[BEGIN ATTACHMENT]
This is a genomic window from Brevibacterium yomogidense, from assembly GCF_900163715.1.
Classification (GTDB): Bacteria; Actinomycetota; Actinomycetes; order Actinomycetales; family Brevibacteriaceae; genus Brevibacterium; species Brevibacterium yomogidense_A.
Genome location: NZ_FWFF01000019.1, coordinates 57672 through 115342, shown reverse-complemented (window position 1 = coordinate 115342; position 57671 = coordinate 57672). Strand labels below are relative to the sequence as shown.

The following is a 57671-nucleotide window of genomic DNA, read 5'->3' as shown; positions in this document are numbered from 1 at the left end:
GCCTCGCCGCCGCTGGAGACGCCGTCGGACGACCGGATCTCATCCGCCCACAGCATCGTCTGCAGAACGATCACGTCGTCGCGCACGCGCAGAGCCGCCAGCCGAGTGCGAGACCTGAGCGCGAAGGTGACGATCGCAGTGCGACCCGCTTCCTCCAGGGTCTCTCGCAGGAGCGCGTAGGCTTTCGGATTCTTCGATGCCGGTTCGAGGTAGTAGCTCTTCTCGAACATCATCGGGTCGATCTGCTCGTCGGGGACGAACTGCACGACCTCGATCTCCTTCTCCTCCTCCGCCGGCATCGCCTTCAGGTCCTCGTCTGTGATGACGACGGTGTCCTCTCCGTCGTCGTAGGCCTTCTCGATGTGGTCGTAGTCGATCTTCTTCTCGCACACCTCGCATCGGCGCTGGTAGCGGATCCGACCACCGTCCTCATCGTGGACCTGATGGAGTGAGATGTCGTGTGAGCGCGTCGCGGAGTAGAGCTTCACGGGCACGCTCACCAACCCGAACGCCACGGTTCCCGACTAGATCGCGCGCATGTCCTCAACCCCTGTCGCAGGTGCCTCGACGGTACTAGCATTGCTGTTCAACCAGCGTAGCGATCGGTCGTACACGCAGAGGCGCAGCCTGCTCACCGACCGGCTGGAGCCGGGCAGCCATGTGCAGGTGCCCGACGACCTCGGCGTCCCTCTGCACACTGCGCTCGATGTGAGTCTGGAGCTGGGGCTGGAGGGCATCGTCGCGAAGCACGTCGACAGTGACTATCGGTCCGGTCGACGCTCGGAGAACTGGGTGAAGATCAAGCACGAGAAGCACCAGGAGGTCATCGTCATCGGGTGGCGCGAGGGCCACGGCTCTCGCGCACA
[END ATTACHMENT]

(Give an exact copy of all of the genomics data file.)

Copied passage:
This is a genomic window from Brevibacterium yomogidense, from assembly GCF_900163715.1.
Classification (GTDB): Bacteria; Actinomycetota; Actinomycetes; order Actinomycetales; family Brevibacteriaceae; genus Brevibacterium; species Brevibacterium yomogidense_A.
Genome location: NZ_FWFF01000019.1, coordinates 57672 through 115342, shown reverse-complemented (window position 1 = coordinate 115342; position 57671 = coordinate 57672). Strand labels below are relative to the sequence as shown.

The following is a 57671-nucleotide window of genomic DNA, read 5'->3' as shown; positions in this document are numbered from 1 at the left end:
GCCTCGCCGCCGCTGGAGACGCCGTCGGACGACCGGATCTCATCCGCCCACAGCATCGTCTGCAGAACGATCACGTCGTCGCGCACGCGCAGAGCCGCCAGCCGAGTGCGAGACCTGAGCGCGAAGGTGACGATCGCAGTGCGACCCGCTTCCTCCAGGGTCTCTCGCAGGAGCGCGTAGGCTTTCGGATTCTTCGATGCCGGTTCGAGGTAGTAGCTCTTCTCGAACATCATCGGGTCGATCTGCTCGTCGGGGACGAACTGCACGACCTCGATCTCCTTCTCCTCCTCCGCCGGCATCGCCTTCAGGTCCTCGTCTGTGATGACGACGGTGTCCTCTCCGTCGTCGTAGGCCTTCTCGATGTGGTCGTAGTCGATCTTCTTCTCGCACACCTCGCATCGGCGCTGGTAGCGGATCCGACCACCGTCCTCATCGTGGACCTGATGGAGTGAGATGTCGTGTGAGCGCGTCGCGGAGTAGAGCTTCACGGGCACGCTCACCAACCCGAACGCCACGGTTCCCGACTAGATCGCGCGCATGTCCTCAACCCCTGTCGCAGGTGCCTCGACGGTACTAGCATTGCTGTTCAACCAGCGTAGCGATCGGTCGTACACGCAGAGGCGCAGCCTGCTCACCGACCGGCTGGAGCCGGGCAGCCATGTGCAGGTGCCCGACGACCTCGGCGTCCCTCTGCACACTGCGCTCGATGTGAGTCTGGAGCTGGGGCTGGAGGGCATCGTCGCGAAGCACGTCGACAGTGACTATCGGTCCGGTCGACGCTCGGAGAACTGGGTGAAGATCAAGCACGAGAAGCACCAGGAGGTCATCGTCATCGGGTGGCGCGAGGGCCACGGCTCTCGCGCACA